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Originally posted by BlueTriangle
It doesn't make sense to me that a government program designed to make bioweapons would even bother with something like chlamydia or gonorrhea. These diseases don't kill, sterility is a worst case scenario for the most part.
Originally posted by BlackGuardXIII
The rates of infection in some developing nations is astounding.
If you could, either on this thread, or by U2U, share some of the reasons for your thumbs down, and maybe propose what you have heard is the most plausible source?
Also, look at the timeline. Why would the government look for a weapon of mass genocide in the beginning of the 70's jump to the completely unknown area of human retroviruses? There were many known and available lethal alternatives available. Military science had no reason to look at that group of viruses that HIV belongs to.
The first human retrovirus (HTLV-I) was not discovered until 1977, and even then it could not immediately be linked to any disease, but scientific evidence shows AID was already in several countries by that time. It would have had to be an epidemic years before the 70's. (Slow virus, remember?).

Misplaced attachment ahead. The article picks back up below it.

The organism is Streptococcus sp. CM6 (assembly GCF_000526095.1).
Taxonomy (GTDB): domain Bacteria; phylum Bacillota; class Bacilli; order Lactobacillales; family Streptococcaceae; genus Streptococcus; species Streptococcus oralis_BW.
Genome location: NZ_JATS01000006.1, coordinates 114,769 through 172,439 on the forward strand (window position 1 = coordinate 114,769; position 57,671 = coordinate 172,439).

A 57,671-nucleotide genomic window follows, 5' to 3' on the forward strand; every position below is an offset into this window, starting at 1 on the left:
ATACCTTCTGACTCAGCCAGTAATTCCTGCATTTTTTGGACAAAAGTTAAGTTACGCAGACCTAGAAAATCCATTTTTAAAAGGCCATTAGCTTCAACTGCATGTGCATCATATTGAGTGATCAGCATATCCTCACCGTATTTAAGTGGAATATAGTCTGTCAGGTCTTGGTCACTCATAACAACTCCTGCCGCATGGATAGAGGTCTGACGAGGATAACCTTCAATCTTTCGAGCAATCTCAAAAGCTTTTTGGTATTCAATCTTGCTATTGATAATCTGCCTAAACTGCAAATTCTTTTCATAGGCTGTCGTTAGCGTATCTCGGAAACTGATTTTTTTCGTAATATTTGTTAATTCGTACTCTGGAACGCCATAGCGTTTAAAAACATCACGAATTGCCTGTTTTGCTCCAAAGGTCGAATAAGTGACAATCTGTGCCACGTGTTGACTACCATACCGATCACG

If you read the book "The Birth of AIDS" you would note that cases in the 1930's (earliest accurate records) show some isolated cases with all the earmarks of AIDS. Studying the DNA sequences to determine age have provided estimates for HIV in the 30-900 year range.
Then you have the social conditions of the time. International travel on the rise, the sexual revolution, injection drug use building and blood donations with multiple re-use of syringes in many Third World countries, provide an Occam's Razor type of explanation.
Thousands of Africans get infected with HIV each year from blood transfusions alone because they can't afford to screen their blood supply.
Reuse of old syringes which in some cases is a handful of needles for a few thousand people.
Poor protection practices. Just look at the STD rate in Africa as a result of a lack of basic public health. Poverty in those nations means that many Africans don't even have basic medication like aspirin